Eight patients were treated with chemotherapy during fractionated EBRT: 40 mg/m2 cisplatin weekly for 5-6 cycles. Chemotherapy began within the first week of radiotherapy start and was administered during EBRT treatment but not during the boost. One patient received only radiotherapy with intensity-modulated radiotherapy (IMRT) SIB technique.

Pelvic MRI was performed in all patients after completing EBRT to assess the radiologic response. T2-Weighted axial acquisition was chosen as image fusion to better draft the target volumes.

The clinical tumor volume (CTV) and organs at risk (OARs) were contoured on sequential axial CT slices.

For patients achieving local complete radiological response after EBRT, the high-risk (HR)-CTV) was defined as the whole cervix. For patients having residual tumor after EBRT, the HR-CTV included the residual GTV and the whole cervix. The planning target volume (PTV) was created expanding the HR-CTV by 5 mm in all directions, except in the posterior direction where a reduced margin of 3-4 mm was employed in order to reduce the dose to the rectal wall. The OARs included the rectum, sigmoidal colon, urinary bladder, and bowel.

The Eclipse 4.5.5 (Varian) treatment planning system, and volumetric-modulated arc therapy/intensity-modulated radiotherapy/ IMRT technique on a 6-MV linear accelerator Varian were used for SBRT (Figure 1). All patients underwent image-guided radiotherapy using cone-beam CT system as daily pre-treatment imaging. Any observed set-up error ≥2 mm was corrected prior to treatment.

The patients were treated with a stereotactic boost with a total dose of 15-25 Gy in 3-5 fractions (5-7 Gy per fraction). Radiotherapy was delivered every 72 h according to the high dose-rate BT schedule usually used. The different fractionated schedules adopted were tailored for each patient with the aim of a dose to the OAR-adapted approach, respecting the prescribed oncological dose to the tumor, where the total dose was calculated according to doses to PTV equivalent dose in 2 Gy fractions (EQD2) (80.8-92.4 Gy) and to OARs (dose max of 75 Gy EQD2 to 2cc of rectum and dose max of 90 Gy to 2cc of bladder) according to International Commission on Radiation Units and Measurements 89 (30).

Toxicities and follow-up. Urinary and lower gastrointestinal acute adverse effects were reported according to the Radiation Therapy Oncology Group and the European Organization for Research and Treatment of Cancer scoring system (31) every week during EBRT and SBRT, 5-6 weeks and 3 months after treatment completion, with late toxicity being reported after a minimum 6-month follow-up period. Sexual late toxicities were scored after a minimum 6-month follow-up period according to the Symptoms, Objective, Management, Analytic scoring system (32). Patients were followed-up with clinical examinations, blood tumor markers and pelvic MRI performed at 2 months after boost and every 3 months thereafter. Total body positron-emission tomography-CT scan or transvaginal ultrasound were prescribed depending on clinical status and disease stage.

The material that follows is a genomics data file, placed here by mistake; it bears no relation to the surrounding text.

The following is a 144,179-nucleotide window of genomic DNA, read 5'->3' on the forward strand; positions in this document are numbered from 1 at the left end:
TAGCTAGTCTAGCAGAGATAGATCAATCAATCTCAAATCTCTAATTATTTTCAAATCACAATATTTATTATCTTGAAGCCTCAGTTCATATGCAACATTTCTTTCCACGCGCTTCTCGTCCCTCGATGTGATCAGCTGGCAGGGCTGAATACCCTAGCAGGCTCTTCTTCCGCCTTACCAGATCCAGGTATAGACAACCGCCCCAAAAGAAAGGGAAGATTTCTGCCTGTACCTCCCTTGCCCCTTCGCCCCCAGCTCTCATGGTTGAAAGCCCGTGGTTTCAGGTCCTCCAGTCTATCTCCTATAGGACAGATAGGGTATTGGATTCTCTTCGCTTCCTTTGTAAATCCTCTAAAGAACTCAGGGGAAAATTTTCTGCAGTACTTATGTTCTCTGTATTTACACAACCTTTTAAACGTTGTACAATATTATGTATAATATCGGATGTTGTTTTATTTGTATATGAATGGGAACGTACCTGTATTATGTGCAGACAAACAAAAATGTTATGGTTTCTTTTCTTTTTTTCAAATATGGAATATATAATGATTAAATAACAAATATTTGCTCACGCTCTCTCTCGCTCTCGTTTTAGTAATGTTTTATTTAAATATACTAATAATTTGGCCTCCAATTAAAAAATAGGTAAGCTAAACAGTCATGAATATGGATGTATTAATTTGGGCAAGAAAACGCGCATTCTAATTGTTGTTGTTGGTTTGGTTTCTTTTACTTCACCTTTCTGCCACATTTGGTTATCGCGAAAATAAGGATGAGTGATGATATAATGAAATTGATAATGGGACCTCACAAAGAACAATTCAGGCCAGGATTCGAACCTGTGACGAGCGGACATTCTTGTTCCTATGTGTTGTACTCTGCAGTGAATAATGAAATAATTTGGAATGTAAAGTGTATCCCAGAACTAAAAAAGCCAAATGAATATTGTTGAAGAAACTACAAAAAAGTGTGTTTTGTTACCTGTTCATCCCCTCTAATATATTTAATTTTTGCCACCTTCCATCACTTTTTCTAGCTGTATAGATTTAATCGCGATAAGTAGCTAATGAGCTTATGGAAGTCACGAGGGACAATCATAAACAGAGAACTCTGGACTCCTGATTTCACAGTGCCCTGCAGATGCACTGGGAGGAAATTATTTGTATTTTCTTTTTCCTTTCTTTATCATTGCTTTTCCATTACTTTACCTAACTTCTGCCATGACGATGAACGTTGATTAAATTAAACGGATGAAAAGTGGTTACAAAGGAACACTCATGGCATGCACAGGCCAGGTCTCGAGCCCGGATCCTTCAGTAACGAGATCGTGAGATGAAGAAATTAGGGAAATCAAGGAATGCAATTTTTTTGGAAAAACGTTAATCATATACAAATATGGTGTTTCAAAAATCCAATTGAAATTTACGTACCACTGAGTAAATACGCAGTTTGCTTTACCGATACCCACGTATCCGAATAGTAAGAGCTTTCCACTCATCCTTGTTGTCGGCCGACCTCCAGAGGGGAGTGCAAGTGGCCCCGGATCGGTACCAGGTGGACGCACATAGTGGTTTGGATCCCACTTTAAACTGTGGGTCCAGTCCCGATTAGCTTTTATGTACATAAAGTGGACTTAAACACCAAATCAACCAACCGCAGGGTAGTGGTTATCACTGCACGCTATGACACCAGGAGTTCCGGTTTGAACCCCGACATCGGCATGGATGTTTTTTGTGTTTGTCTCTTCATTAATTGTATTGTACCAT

Response. Response was assessed with pelvic MRI immediately after completing EBRT and the end of SBRT boost according to RECIST 1.1 criteria (33).

Statistical analysis. Statistical analysis was performed using the SPSS statistical software package version 13.0 (SPSS, Chicago, IL, USA). Overall survival (OS) was calculated from the date of diagnosis to the date of death from any cause or the date of the last follow-up. Disease-free survival (DFS) was calculated from the date of the end of radiotherapy course to the date of either distant metastases, locoregional recurrence or the date of the last follow-up. The Kaplan–Meier method was used to estimate the rates of OS and DFS.


A total of nine patients were included in the analysis. The median age was 52 (range=38-79) years. The majority of patients (88%) had squamous cell carcinoma. The most frequent reason for forgoing BT was cervical canal stenosis (six patients). Patient and tumor characteristics are shown in Table I.

Four out of nine patients showed complete radiological response and five patients had gross residual tumor assessed by pelvic MRI performed after EBRT before SBRT boost.

The median time between the end of EBRT and the start of the SBRT boost was 20 days (range=14-30 days). The median boost dose for patients was 18 Gy (range=15-25 Gy); the median dose per fraction was 6 Gy (range=5-7 Gy). Treatments were prescribed to the median 94% isodose line (range=91-98%). The median PTV was 63.9 (range=19.3-141.4) cm3 (Table II). The median total dose was 84 Gy (range=80.8-92.4 Gy EQD2) delivered in an overall median treatment time of 92 days (range=62-104 days).